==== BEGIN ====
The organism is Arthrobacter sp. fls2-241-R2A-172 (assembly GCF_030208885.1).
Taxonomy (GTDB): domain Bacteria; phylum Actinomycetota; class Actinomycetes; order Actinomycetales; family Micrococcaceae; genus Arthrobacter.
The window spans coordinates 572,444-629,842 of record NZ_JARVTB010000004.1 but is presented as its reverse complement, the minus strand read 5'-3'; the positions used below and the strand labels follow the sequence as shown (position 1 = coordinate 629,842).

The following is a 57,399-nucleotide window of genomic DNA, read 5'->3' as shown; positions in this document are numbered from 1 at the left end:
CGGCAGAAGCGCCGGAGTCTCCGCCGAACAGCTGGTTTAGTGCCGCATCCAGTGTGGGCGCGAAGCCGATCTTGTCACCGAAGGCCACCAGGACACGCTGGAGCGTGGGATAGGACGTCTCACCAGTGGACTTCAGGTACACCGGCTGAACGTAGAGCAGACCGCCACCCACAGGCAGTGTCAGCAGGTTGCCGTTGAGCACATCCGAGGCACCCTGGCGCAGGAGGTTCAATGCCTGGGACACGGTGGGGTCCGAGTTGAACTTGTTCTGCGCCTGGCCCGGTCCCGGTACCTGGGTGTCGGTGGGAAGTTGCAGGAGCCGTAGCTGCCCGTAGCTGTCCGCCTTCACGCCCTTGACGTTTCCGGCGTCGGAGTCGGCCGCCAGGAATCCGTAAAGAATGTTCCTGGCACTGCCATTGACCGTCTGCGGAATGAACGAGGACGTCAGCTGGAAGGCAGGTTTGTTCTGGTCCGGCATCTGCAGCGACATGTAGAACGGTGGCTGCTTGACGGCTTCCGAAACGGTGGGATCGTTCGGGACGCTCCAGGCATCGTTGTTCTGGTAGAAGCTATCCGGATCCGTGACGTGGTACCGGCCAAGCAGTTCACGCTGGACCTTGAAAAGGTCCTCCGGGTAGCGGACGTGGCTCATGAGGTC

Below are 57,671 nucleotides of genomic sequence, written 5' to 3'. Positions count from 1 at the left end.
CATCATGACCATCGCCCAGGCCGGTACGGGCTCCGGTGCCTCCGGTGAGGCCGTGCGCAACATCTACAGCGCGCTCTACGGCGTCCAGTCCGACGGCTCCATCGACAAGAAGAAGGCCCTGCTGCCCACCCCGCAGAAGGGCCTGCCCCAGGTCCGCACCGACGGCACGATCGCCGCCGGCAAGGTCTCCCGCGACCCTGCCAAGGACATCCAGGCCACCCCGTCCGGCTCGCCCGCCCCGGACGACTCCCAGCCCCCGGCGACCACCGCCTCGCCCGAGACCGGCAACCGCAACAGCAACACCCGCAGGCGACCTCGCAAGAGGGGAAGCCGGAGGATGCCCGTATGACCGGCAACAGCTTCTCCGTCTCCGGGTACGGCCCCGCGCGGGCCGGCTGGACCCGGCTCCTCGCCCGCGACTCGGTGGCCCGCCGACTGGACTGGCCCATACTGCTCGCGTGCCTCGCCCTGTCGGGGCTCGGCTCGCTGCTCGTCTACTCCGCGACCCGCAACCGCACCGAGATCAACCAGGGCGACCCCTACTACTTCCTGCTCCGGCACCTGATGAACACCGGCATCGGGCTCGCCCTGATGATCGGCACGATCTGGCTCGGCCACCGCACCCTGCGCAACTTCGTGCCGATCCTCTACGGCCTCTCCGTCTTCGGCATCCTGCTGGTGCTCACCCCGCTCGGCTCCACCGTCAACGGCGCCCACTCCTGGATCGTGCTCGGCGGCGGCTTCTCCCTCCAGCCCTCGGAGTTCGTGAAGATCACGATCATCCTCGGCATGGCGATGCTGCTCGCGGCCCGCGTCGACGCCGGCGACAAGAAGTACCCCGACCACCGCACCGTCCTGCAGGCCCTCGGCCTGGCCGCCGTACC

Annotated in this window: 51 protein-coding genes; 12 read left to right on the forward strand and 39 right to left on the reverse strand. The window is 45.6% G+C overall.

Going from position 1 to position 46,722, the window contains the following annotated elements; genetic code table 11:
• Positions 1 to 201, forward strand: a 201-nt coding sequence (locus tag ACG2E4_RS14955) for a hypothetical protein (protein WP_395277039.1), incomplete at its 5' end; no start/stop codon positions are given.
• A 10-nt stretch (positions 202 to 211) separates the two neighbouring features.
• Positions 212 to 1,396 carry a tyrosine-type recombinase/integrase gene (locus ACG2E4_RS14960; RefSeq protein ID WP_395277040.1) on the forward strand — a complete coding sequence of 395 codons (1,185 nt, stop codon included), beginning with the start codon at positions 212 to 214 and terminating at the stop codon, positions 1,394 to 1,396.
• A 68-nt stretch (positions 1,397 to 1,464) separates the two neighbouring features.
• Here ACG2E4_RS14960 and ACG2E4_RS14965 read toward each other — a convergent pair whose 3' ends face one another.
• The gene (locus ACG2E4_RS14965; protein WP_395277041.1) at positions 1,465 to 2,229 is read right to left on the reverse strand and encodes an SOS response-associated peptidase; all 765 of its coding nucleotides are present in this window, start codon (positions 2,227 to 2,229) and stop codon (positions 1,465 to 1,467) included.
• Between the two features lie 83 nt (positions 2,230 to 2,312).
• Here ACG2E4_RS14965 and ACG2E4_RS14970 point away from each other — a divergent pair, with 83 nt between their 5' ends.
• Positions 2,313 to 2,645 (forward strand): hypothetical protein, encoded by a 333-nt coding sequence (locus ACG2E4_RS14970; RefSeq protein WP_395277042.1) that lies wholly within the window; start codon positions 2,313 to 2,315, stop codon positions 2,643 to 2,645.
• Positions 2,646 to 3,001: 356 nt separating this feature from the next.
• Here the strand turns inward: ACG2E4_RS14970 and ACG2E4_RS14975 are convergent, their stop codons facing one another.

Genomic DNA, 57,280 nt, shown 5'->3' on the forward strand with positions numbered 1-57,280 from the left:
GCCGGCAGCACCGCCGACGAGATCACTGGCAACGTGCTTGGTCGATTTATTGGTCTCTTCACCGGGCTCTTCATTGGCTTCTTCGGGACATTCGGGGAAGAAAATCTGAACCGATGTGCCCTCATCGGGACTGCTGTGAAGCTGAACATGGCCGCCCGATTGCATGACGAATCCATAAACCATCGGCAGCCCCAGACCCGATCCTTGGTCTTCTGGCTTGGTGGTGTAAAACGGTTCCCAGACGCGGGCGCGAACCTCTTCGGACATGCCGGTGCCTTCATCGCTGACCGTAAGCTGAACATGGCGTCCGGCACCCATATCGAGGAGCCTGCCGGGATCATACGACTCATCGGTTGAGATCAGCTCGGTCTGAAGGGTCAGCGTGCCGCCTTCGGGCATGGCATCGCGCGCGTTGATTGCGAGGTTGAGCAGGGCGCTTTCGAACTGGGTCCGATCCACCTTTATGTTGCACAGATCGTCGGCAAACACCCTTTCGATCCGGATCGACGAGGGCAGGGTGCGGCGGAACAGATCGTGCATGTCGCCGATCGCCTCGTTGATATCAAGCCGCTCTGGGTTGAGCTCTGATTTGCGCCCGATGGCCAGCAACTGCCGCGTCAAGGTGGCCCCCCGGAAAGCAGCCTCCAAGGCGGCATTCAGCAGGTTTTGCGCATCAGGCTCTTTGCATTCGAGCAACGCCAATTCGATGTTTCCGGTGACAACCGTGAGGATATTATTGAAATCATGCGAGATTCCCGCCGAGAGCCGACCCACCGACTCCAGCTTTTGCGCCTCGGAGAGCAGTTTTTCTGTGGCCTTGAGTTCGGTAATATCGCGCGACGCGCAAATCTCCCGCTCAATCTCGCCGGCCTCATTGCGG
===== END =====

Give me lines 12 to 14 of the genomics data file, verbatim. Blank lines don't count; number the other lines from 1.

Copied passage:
• Positions 212 to 1,396 carry a tyrosine-type recombinase/integrase gene (locus ACG2E4_RS14960; RefSeq protein ID WP_395277040.1) on the forward strand — a complete coding sequence of 395 codons (1,185 nt, stop codon included), beginning with the start codon at positions 212 to 214 and terminating at the stop codon, positions 1,394 to 1,396.
• A 68-nt stretch (positions 1,397 to 1,464) separates the two neighbouring features.
• Here ACG2E4_RS14960 and ACG2E4_RS14965 read toward each other — a convergent pair whose 3' ends face one another.